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These historical Chicago Pride photos are a rainbow-colored blast from the past

Morgan Olsen
Written by
Morgan Olsen

Over the last 50 years, the annual Chicago Pride Parade has evolved into one of city's biggest and most inclusive celebrations. Hundreds of thousands of locals and tourists crowd the streets of Boystown and Lakeview to celebrate the occasion, with the help of decorated floats, dance troupes and live music. To honor the Pride Parade's 50th year in Chicago, we dug through the Chicago History Museum’s photo archive with longtime parade organizer Richard Pfeiffer to find old-school snaps of past events. Pfeiffer narrated the photos to life through personal stories and memories.

RECOMMENDED: Discover more ways to celebrate Chicago Pride this year

Relive Pride Parades past below, and don't forget to mark your calendar: The Chicago Pride Parade steps off on Sunday, June 30 at noon from Broadway and Montrose Avenue, heading south on Broadway then south on Halsted Street. From there, the procession heads east on Belmont Avenue, south on Broadway and east on Diversey to Cannon Drive.

Photograph: Declan Haun courtesy Chicago History Museum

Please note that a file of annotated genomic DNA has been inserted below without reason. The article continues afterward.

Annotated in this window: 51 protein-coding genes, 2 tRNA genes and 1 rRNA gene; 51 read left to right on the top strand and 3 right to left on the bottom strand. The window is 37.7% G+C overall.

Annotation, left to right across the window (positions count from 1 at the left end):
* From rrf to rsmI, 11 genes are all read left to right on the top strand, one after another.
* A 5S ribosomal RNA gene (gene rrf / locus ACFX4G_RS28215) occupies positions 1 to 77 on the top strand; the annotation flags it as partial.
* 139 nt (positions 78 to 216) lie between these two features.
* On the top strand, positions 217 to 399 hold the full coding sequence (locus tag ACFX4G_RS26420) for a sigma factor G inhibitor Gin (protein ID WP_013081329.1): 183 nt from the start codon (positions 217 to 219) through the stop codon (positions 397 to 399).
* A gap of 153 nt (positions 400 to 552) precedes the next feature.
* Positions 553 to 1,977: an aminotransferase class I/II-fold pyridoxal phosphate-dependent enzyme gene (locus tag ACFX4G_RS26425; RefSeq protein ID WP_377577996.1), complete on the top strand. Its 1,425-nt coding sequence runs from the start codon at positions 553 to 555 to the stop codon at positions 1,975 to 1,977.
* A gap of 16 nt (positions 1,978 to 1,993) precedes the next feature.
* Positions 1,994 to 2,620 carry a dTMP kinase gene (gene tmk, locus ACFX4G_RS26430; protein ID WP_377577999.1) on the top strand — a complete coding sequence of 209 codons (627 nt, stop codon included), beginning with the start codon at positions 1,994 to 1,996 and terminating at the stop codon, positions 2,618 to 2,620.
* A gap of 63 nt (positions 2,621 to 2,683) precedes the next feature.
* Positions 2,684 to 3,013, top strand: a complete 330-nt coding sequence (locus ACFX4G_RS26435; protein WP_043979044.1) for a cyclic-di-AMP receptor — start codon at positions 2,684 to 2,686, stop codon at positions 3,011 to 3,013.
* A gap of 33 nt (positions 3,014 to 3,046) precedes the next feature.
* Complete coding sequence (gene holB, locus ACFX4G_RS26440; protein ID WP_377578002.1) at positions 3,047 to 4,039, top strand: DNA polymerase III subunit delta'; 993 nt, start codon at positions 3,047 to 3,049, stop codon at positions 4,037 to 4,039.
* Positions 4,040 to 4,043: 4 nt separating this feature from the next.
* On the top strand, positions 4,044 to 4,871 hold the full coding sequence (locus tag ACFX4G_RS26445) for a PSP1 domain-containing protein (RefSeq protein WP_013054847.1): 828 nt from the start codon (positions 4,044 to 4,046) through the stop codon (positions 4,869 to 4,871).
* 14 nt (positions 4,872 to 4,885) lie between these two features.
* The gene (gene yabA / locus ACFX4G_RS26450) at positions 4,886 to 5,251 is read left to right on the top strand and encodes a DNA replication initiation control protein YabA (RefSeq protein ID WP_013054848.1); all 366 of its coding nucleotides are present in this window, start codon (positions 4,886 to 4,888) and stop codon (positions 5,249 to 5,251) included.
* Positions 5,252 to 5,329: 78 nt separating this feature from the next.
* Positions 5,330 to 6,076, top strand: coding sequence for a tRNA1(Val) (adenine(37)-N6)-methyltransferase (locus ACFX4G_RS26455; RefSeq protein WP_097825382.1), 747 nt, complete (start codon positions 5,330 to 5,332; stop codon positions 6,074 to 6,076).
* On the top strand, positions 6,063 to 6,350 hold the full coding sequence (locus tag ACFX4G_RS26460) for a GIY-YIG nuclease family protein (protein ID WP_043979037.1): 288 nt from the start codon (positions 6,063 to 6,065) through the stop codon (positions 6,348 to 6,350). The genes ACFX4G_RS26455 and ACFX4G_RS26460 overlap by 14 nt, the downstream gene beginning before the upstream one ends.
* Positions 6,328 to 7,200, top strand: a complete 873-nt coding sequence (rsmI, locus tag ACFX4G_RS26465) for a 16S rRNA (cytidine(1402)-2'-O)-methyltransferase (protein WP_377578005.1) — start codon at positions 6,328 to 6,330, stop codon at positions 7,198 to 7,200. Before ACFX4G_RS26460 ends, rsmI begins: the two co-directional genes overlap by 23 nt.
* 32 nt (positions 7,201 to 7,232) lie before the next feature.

The parade’s maiden 1970 voyage was more like a march, with an estimated 200 attendees walking from Washington Square Park to Civic Center (now Daley Plaza). “For me, it was incredible because I had never seen so many different types of gay people,” says Pfeiffer, who attended the inaugural event and has coordinated the parade since 1974. “I was really in the closet and kind of depressed. It was an eye-opener. After that, I got involved in the community.”

Photograph: Larry A. Viskochil courtesy Chicago History Museum


After the first year, the festivities moved north, which gave the parade room for a bigger crowd. “In the early era, it was primarily white people marching, but you did have some people of color involved,” says Pfeiffer. “As the years went on, more and more people of color joined in, and the parade became more diverse.”

Photograph: Lee A. Newell II courtesy Chicago History Museum


The parade’s crowd topped 100,000, with folks coming from near and far to join forces in Lakeview, holding signs that read "Elect women now," "Lesbian rights" and "Keep abortion legal." Later that year, U.S. voters would go on to elect 47 women to the House of Representatives. “For the last 20 to 25 years, the majority of the volunteers for the parade have been women,” says Pfeiffer. “We’ve never had an issue getting women involved.”

Photograph: Anthony Soave


Four years ago, when the Supreme Court legalized same-sex marriage, the Pride Parade was cause for extra celebration. These days, the annual event continues to welcome dozens of flashy floats, live music, dance troupes and more than 1 million participants. No matter how big the celebration becomes, Pfeiffer says it will always be about hope: “It was the thing that brought me out and saved my life. I think about all the LGBTQ youth who are being bullied and how much seeing that parade changed my life. It’s really important to me.”

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